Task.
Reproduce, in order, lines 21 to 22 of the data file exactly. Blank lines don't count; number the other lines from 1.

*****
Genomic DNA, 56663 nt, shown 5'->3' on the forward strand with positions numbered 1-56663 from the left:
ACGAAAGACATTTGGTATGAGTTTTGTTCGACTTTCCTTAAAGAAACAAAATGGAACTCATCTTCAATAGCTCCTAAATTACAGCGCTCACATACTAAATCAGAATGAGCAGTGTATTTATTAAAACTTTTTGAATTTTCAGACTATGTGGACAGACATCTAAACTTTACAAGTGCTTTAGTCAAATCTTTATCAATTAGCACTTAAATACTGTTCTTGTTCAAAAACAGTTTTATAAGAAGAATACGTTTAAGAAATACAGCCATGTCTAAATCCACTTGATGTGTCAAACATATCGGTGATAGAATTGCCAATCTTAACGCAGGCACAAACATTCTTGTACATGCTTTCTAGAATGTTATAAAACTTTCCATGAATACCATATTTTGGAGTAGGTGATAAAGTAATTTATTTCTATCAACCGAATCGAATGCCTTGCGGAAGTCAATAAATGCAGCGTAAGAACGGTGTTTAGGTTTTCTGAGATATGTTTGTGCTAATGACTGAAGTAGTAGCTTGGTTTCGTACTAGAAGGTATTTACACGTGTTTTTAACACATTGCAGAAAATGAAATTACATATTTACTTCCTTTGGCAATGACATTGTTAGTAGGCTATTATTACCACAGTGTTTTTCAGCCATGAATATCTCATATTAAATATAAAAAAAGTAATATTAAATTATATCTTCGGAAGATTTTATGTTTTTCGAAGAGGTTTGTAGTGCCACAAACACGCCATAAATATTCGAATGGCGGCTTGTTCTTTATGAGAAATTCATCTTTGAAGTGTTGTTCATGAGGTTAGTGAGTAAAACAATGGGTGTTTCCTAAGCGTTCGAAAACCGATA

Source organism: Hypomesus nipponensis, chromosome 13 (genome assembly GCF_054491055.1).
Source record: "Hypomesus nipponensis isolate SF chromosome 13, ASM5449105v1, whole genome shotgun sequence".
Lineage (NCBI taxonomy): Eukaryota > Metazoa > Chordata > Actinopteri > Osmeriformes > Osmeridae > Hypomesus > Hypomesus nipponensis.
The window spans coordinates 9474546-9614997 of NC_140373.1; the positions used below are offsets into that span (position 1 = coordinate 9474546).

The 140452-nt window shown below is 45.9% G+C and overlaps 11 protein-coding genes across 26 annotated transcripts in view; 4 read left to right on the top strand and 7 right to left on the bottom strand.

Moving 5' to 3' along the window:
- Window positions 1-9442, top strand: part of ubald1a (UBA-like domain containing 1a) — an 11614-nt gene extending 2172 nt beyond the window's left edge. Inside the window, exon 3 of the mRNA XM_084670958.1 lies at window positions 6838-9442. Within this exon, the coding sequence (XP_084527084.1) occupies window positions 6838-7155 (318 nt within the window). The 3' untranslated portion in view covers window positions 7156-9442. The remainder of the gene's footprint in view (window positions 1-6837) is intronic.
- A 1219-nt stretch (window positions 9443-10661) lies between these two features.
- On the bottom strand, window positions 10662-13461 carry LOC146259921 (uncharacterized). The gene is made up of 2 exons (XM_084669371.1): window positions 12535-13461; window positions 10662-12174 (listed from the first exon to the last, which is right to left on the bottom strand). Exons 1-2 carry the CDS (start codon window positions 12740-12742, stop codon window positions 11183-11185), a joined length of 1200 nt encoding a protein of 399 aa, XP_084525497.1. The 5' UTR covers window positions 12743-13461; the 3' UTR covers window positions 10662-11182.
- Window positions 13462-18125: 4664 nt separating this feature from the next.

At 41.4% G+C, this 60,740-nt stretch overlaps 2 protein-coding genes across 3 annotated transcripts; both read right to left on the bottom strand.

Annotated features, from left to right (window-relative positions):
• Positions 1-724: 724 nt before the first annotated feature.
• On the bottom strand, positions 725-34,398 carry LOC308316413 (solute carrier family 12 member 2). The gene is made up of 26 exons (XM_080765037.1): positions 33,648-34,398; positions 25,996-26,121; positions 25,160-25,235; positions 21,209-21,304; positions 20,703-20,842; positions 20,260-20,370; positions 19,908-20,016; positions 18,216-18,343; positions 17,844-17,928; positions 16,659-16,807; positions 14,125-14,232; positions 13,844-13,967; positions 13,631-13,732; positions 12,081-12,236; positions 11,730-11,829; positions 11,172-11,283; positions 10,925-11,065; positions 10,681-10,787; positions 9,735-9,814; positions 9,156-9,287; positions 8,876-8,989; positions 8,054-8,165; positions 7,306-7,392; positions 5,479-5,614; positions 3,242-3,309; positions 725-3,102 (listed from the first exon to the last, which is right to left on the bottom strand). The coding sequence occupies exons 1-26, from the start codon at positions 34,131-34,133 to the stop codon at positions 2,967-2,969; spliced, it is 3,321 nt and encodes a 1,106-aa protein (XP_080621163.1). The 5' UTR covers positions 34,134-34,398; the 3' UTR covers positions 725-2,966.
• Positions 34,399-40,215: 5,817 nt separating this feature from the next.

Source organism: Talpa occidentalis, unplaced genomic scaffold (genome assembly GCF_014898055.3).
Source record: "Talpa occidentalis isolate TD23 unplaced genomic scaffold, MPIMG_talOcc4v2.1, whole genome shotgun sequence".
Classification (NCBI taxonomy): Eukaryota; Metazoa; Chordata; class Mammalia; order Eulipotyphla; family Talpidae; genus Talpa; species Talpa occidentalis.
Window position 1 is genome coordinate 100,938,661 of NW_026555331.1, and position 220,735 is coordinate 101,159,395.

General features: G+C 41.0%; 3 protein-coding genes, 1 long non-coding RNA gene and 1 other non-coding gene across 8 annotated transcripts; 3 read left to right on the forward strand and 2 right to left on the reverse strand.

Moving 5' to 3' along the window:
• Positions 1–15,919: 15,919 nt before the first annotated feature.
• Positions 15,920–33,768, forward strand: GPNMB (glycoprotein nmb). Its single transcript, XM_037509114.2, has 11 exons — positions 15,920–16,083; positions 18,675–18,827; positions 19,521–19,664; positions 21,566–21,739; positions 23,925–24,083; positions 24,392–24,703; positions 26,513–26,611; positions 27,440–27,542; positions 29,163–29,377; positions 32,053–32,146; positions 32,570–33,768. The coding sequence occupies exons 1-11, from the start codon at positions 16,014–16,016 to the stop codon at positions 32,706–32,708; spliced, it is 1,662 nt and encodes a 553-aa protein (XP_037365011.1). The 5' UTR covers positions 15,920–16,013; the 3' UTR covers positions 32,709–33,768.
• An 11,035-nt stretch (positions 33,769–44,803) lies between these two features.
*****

Window position 1 is genome coordinate 100,938,661 of NW_026555331.1, and position 220,735 is coordinate 101,159,395.

General features: G+C 41.0%; 3 protein-coding genes, 1 long non-coding RNA gene and 1 other non-coding gene across 8 annotated transcripts; 3 read left to right on the forward strand and 2 right to left on the reverse strand.